• A 2017 study found that 12 percent of residents of the territories reported being subjected to spousal violence by a current or former spouse or common-law partner in the previous five years.
  • According to the 2014 GSS, 35 percent of survivors of spousal violence reported being pushed, grabbed, shoved or slapped. About 25 per cent reported having been sexually assaulted, beaten, choked, or threatened with a gun or a knife. A similar proportion reported having been kicked, bit, hit or hit with something..

Men can also suffer domestic abuse

According to Family Violence in Canada, a 2015 Statistics Canada report, “in 2014, equal proportions of men and women reported being victims of spousal violence during the preceding 5 years (4%, respectively). This translated into about 342,000 women and 418,000 men across the provinces.”

The report adds that males are also less likely to bring this abuse to the attention of the police.

“Male victims were more likely to state that the spousal violence had not been brought to the attention of police (76%) than female victims (64%),” it states. “When police had been made aware of spousal violence, most victims reported that they were satisfied with police response (65%).”

An American study looked at the experiences of men who had been abused by their partners, asking close to 400 men about what happened when they tried navigating the justice system after being abused by a female partner. The majority of the men in the study reported not being believed by police.

“When my ex-wife tried to kill me, I went to the police. Instead of helping, they said that I must have done something to provoke her,” one man reported.

“I was viciously attacked in my house, knocked out, concussion, thrown through the front window of my residence. I had my ass kicked and the police arrested me for second-degree assault even though I was not the aggressor,” another man is quoted as saying.

A government survey in Britain found that nine per cent of males, or 1.4 million men, had experienced some form of partner abuse, such as stalking, physical violence and sexual assault.

False accusations of domestic abuse do occur

This news story tells the story of an Ontario man who spent 19 days in jail after his ex-spouse told police that he broke into her apartment, choked her repeatedly, threatened to kill her and attempted to rape her several times before leaving. Almost three weeks later she recanted her statement and was charged with public mischief and jailed 90 days for making the false accusation.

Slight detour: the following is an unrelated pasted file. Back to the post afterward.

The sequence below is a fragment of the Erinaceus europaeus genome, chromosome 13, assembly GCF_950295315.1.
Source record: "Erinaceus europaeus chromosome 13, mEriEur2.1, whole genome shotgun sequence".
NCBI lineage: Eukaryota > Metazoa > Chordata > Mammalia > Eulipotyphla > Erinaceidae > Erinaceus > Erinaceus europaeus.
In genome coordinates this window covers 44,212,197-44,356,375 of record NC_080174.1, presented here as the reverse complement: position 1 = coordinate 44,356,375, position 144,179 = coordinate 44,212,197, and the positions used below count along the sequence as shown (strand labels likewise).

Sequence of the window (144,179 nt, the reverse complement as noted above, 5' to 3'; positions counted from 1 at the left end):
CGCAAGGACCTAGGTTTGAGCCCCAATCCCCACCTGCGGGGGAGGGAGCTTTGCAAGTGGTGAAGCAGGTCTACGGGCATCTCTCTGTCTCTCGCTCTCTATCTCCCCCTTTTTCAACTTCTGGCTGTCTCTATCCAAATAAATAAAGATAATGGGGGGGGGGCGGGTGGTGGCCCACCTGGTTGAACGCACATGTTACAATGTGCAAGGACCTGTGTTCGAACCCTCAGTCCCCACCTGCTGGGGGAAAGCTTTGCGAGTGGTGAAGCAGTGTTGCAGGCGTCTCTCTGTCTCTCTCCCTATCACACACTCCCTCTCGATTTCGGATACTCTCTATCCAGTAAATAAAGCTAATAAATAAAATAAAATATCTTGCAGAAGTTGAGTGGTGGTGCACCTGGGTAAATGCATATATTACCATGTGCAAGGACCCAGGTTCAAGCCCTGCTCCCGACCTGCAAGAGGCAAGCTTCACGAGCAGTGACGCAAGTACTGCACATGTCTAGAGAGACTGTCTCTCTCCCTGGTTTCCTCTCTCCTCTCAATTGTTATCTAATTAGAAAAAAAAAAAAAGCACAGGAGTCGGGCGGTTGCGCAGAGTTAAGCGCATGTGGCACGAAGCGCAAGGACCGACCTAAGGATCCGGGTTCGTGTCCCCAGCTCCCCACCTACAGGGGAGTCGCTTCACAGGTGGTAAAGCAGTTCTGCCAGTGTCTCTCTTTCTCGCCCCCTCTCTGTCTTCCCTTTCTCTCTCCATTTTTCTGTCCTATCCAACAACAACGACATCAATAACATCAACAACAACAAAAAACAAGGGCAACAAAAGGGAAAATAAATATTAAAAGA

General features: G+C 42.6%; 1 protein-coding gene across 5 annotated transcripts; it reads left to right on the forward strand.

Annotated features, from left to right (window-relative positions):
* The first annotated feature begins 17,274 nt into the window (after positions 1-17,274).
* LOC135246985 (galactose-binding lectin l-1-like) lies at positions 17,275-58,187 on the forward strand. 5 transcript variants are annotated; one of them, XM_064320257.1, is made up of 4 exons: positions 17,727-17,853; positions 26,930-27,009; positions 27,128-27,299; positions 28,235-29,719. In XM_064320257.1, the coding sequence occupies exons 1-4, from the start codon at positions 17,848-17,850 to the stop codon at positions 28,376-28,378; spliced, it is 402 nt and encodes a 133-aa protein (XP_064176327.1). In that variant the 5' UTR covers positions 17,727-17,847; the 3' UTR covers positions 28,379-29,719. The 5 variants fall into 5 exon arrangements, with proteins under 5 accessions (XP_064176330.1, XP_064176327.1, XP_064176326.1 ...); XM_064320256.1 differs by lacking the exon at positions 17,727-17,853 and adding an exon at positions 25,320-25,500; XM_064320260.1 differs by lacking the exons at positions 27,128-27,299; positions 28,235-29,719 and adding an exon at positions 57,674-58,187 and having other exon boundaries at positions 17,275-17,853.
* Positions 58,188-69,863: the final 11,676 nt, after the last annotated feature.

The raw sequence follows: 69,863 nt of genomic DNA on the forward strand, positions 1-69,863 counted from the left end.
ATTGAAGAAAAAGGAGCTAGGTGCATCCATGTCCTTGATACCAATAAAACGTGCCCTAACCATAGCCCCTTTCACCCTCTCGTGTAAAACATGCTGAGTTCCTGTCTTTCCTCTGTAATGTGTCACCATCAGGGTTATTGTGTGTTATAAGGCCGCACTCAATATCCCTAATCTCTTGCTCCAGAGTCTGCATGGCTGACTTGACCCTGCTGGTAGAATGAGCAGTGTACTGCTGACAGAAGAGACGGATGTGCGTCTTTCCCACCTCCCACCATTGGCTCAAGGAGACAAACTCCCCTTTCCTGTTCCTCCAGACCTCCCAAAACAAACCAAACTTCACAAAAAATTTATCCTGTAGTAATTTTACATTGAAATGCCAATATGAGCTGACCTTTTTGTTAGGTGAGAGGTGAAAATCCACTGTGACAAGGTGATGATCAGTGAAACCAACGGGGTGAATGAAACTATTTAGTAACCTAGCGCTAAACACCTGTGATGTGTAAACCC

“You not only hurt (the ex-spouse), you hurt every real victim out there, every real complainant,” an Ontario Court Justice told her. “Because of what you did, real victims may be less likely to come forward and less likely to be believed … the damage you have done goes far beyond the 19 days (the ex-spouse) spent in jail for a crime he didn’t commit.”

An assistant Crown attorney called the incident “an attack on the justice system ... an innocent man spent 19 days in jail.” 

Help for the falsely accused is available

Survivors of False Allegations Support Program says it provides “a welcoming and non-judgmental environment that supports those who have been falsely accused or wrongfully convicted.”

It offers programs and services in Ottawa, Toronto and Calgary. According to this story, the Ottawa office “hopes to meet health and wellness needs of boys, men and families in crisis or difficulty, with programs addressing such issues as trauma and abuse support, suicide prevention, grief counselling, fathering and legal aid.

“A lot of men have already come in looking for support,” said a spokesman. “And most of them have been looking for legal support, a lot of them with custody issues. So that’s something we’re hoping to address in some capacity, with divorce becoming more and more common.”

How can I help you?

After hearing why a client believes they are falsely accused of domestic assault, I will meet with the Crown and try to get the charges dropped. That may happen if I am able to show there is no reasonable chance of conviction, perhaps due to the credibility of the accuser or the circumstances of the alleged crime. If the trial moves ahead, I will work tirelessly on your behalf, and come to court every day prepared to win. Contact me for a free consultation so we can start planning your best defence.

Filed Under
Domestic Assault